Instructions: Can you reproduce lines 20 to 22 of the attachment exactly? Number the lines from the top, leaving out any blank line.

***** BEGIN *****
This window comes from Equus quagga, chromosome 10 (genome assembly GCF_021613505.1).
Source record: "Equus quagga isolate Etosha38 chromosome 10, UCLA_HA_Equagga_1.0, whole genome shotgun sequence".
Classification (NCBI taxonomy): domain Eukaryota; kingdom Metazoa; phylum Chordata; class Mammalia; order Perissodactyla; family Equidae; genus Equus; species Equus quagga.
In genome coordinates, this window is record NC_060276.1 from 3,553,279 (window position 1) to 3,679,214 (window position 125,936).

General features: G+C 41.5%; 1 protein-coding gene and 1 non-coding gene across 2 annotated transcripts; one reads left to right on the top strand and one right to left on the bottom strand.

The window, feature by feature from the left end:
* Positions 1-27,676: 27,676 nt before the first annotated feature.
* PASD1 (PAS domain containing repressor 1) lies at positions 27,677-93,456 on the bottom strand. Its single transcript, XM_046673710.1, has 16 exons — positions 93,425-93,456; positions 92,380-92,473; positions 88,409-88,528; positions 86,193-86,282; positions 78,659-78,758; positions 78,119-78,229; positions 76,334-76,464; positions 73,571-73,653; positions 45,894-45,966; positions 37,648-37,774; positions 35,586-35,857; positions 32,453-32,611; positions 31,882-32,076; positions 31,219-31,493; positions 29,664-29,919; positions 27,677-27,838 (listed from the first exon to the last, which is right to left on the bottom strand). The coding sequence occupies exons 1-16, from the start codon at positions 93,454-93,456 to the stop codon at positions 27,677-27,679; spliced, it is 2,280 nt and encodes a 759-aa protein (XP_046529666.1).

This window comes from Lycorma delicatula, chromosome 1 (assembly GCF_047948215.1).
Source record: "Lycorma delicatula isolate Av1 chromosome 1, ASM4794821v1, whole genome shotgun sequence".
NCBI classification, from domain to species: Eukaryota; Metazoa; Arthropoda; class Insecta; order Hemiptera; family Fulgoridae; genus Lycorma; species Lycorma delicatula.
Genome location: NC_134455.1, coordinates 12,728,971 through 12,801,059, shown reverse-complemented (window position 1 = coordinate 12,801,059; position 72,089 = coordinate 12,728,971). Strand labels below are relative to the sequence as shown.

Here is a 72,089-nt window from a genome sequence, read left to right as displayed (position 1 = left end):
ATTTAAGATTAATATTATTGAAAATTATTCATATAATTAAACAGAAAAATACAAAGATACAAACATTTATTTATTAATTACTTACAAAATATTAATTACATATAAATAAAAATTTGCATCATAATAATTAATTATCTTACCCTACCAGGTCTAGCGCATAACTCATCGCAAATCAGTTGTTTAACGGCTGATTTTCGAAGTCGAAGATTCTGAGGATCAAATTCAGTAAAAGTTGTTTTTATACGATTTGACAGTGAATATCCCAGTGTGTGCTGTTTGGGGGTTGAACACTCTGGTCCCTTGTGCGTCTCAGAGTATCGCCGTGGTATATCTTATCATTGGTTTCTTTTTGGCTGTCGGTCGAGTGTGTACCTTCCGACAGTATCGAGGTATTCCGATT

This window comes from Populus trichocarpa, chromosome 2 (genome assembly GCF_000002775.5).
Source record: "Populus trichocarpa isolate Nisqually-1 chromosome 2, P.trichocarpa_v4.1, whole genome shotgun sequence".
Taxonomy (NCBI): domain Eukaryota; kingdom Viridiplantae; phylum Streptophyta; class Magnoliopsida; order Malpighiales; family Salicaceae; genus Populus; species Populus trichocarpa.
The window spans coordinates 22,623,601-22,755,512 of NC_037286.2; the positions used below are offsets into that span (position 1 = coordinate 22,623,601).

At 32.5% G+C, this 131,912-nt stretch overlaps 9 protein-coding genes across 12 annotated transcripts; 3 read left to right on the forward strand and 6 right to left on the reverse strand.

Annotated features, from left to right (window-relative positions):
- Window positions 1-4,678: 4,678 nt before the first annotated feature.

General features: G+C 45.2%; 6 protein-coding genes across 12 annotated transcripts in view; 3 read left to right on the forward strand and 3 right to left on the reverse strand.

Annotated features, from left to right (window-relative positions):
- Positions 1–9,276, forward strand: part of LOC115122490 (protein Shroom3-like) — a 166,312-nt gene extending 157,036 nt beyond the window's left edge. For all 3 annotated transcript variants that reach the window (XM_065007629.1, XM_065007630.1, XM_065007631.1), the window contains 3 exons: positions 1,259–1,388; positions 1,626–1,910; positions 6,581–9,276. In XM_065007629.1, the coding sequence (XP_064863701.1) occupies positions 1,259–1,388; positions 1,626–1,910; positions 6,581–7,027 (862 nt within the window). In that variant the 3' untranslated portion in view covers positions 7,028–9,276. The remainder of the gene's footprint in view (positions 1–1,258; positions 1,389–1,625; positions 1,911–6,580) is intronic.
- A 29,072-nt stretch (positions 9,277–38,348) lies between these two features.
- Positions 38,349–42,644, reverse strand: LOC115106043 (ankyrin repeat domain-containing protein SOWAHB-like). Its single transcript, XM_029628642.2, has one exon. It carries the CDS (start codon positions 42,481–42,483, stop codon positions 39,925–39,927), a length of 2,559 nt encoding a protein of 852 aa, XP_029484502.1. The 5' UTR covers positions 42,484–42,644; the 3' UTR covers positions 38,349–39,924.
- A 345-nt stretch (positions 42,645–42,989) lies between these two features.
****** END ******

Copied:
Annotated features, from left to right (window-relative positions):
- Window positions 1-4,678: 4,678 nt before the first annotated feature.

General features: G+C 45.2%; 6 protein-coding genes across 12 annotated transcripts in view; 3 read left to right on the forward strand and 3 right to left on the reverse strand.